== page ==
This blog is designed to highlight the paddling opportunities within South Dakota, mainly within a 50-mile radius of Sioux Falls. While Sioux Falls is far from the adventure of coastal regions, there is a certain satisfaction in utilizing the available waterways to observe weather, water conditions, and the landscape along the shoreline. In addition, there is a wealth of animal life on the waters of small South Dakota lakes, rivers, and creeks, including geese, ducks, pelicans, great blue heron, egrets, hawks, owls, perching birds, deer, raccoons, and beaver. Eagles, fox, and coyote are also sometimes spotted.

The sites described are places where I have kayaked over the past few years, mostly in South Dakota but sometimes including locations in Iowa and Minnesota. One of the best sources of information on the accessibility of small lakes is the South Dakota Atlas and Gazetteer, the large map book of South Dakota. Lakes with a public access are generally identified by a boat symbol marking the location of a launching site on public land.

You will notice the menu of paddling locations on the right side of the blog. Each of the postings is linked to one of the areas, and my intention is to provide a continuing review of the places where I paddle. Perhaps these narratives will help readers select waterways of interest to them. Please feel free to offer a comment regarding any of my postings; I would welcome the dialog.

I also maintain a companion blog that describes hiking opportunities within the Sioux Falls area. You can access that blog at:

Friday, January 18, 2013

Removal of Klondike Dam on the Big Sioux River

Dave Finck gave me a call yesterday and suggested a drive over to the Klondike Dam site along the Big Sioux River to observe the dam removal process that is currently underway. 
Klondike Dam figures into a good many Big Sioux River cruises each year.  This is often either the beginning or ending point of a cruise.  From the Grandview put-in along the Big Sioux River near Lake Alvin, cruises continue downstream to Klondike on the Iowa side of the river.  Then another cruise segment is from the South Dakota side of Klondike down to a take-out along Highway 18 near Canton.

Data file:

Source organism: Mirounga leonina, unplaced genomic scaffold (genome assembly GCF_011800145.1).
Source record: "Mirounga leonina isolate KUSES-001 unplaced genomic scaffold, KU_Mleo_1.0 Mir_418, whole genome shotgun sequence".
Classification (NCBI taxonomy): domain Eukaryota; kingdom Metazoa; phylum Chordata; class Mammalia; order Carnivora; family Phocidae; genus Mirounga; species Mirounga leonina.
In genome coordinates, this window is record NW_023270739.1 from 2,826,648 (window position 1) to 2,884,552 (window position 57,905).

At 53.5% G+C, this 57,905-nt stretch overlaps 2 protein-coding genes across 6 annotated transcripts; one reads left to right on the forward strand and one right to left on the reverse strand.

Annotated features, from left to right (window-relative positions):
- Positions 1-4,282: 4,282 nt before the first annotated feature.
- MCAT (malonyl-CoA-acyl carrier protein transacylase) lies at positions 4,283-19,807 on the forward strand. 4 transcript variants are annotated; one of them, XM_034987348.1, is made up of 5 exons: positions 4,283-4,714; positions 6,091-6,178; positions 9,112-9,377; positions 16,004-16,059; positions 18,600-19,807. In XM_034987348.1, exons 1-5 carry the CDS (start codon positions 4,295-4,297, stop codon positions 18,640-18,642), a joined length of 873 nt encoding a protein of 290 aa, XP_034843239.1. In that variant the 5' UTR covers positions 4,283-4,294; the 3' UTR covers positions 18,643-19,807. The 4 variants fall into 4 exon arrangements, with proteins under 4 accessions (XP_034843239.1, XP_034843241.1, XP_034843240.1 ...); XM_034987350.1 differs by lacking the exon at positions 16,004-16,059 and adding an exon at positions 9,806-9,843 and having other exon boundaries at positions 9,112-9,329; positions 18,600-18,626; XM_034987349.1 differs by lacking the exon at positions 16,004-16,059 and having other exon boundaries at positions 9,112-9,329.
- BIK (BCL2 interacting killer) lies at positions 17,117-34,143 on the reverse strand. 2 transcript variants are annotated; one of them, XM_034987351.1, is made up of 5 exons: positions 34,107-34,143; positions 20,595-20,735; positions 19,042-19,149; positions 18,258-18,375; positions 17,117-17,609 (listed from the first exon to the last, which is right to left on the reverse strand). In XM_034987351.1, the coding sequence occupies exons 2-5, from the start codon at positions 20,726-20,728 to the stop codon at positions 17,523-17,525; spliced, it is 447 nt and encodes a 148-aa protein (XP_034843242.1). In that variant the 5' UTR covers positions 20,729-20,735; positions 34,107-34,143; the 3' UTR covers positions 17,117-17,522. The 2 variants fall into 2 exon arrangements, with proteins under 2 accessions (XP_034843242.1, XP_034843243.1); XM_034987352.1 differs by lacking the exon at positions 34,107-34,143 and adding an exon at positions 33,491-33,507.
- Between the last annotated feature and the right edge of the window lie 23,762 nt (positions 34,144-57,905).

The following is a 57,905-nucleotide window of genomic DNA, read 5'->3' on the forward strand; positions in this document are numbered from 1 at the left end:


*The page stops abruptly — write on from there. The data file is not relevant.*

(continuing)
We arrived on the South Dakota side of the old bridge over the river about 9:00 a.m. today and fell into conversation with the project manager for the dam removal and river development process.  The dam across the river is being removed and a passageway through a set of stepped rapids is being constructed.  This passageway will provide a slot through the rapids that will take canoes/kayaks down a series of drops, a route that is expected to be operational except perhaps during times of very low water. 
The current plan projects removal of the dam within two or three weeks and continued construction through the next couple of months.  At the same time, there are plans to construct another boat ramp on the South Dakota side of the river.  The project manager also told me that there will be a portage around the rapids for those of us who might not want the thrill of zipping through the slot.
This project will create a new paddling option along the river.  A portage around the dam has been difficult in the past, so trips tended to end above the dam on the Iowa side of the river at Klondike or begin on the South Dakota side below the dam.  It now seems as though new or longer cruises might be planned that include a trip through these rapids or a portage around them. 
It is likely that the first Big Sioux River cruises of the 2013 season will explore this new development at Klondike.  
There is an ominous warning sign now on the South Dakota side of the river regarding the Asian carp that have entered our waterways up the major river systems.  Last year I ran into this invasive species on the James River, and the cruise became tense as we tried to avoid being hit by them leaping out of the river in response to the passage of our kayaks.  Readers can review this experience at the following URL:

The full set of photographs taken for this narrative can be seen at the following URL:

1 comment:

Anonymous said...

Drove down to Klondike and was deeply saddened to see the only worthwhile fishing spot within an hour and a half of sioux falls has been destroyed.